The rise of moviegoers in China has created an incentive for Hollywood to make movies that appeal to Chinese audiences as well as Western ones… You get a lot of movies…which dominated the Chinese box office but barely registered in the US. -Conor Sen, Bloomberg (2018)
English’s dominance is mostly about economics
To get things done, the world needs to overcome language barriers.
We need a tool, and English is simply the most cost-effective tool to do so.
But here’s the thing — if English is really nothing more than a cost-effective solution to overcome language barriers, it’s liable to be replaced by an even better solution.
And in recent years, one viable alternative to global English domination has emerged: universal translation technology.
A quick history of machine translation
Machine translation has been around for a while, but it’s only recently that computers have been able to translate anywhere close to human level.
The ultimate goal is a universal translator, a device commonly found in sci-fi that allows instantaneous communication across any language barrier.
How far has machine translation come, and how far is there left to go?
The ‘rules-based’ approach
One of the earliest attempts at machine translation was done by SYSTRAN, founded in California in 1968.
SYSTRAN was an early innovator of the rules-based approach to machine translation.
It’s a three-step process:
- Deconstruct the sentence into individual words (and their role in the sentence)
- Translate each word into the target language, one by one
- Reconstruct the sentence using the rules of the target language
Sounds good in theory, right?
Unfortunately language is too messy for this rules-based approach to work well.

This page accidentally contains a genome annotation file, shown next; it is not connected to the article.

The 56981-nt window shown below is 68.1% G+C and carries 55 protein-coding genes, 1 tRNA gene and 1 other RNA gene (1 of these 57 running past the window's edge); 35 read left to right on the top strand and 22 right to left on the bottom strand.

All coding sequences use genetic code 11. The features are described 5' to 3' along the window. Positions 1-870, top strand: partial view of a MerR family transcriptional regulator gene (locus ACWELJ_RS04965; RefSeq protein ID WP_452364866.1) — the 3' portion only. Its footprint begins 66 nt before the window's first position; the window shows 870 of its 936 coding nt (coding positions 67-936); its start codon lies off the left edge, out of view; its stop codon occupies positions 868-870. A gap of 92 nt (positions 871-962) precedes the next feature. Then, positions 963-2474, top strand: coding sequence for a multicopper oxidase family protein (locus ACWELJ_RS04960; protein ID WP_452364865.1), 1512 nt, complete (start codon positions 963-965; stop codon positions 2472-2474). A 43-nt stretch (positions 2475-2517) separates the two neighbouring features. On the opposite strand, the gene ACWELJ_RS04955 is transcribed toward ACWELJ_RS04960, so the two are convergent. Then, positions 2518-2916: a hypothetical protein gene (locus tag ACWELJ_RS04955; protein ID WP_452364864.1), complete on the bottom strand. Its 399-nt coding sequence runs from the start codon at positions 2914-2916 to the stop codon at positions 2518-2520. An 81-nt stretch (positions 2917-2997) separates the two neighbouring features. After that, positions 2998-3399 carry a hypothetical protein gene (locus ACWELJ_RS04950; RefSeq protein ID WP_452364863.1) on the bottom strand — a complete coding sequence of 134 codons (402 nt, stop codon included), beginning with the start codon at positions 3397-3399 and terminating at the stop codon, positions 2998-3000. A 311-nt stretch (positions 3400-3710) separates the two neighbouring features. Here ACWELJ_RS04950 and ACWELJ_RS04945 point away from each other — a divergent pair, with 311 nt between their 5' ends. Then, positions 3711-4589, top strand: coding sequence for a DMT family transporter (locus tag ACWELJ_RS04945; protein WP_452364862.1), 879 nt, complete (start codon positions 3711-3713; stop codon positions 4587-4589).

- First, words can have multiple definitions. “Book” can translate to libro or reservar in Spanish, depending on the context.
- Second, rules-based systems struggle with ambiguity that doesn’t align with the rules of a language (which is often the case with speaking transcriptions).
Rules-based approach was considered cutting-edge until someone realized that translation is less about linguistics, and more about statistics.
Statistical Machine Translation (SMT)
The ideas behind statistical machine translation (SMT) were known as far back as the 50s, but it wasn’t until IBM started experimenting with stats in the 80s that people began taking the approach seriously.
Statistical approaches are more contextual than rules-based ones, working to understand context and phrases.
As the name implies, these translations are based on statistical probabilities, with likelihoods generated by learning from underlying data sets.
But in 2016, Google swapped statistical models for an even better approach: neural machine translation.
The modern standard: Neural machine translation (NMT)
In translation, context is everything.
Just as SMT started translating phrases instead of words, NMT started translating not just phrases, but entire sentences.
NMT models have come closer to matching human performance in translation than any other technology.
NMT models have also opened the door to a fascinating new capability: being able to translate between language pairs, for which the model has no bilingual training data! (This is called zero-shot translation).
Google’s old SMT model had an ”intermediary” translation to English. But this seriously hampered its accuracy, and NMT models don’t need it.
Here’s how zero-shot translation works:
- An NMT model learns to translate between a primary pair with plenty of data (like Korean to English).
- The model also learns to translate between a secondary pair, (like English to Japanese).
- Having fine-tuned its parameters, the model can spontaneously translate between Korean and Japanese — despite never having seen any Korean-to-Japanese translation.
Similarly, NMTs have enabled the possibility of doing direct speech-to-speech translation, without first having to transcribe audio into text.
Google and Meta have both successfully experimented with this approach, which could help retain non-linguistic aspects of conversations (like timing, pauses, and laughter) during real-time translations.
The future of translation
English has historically been used as a common language to overcome language barriers.
But now, translation technology is finally good enough to be a cost-effective replacement for English.
So, what does this mean for English? What does the future of translation look like? And what companies are building that future?
The most exciting translation companies
But here are some startups around the world to pay attention to: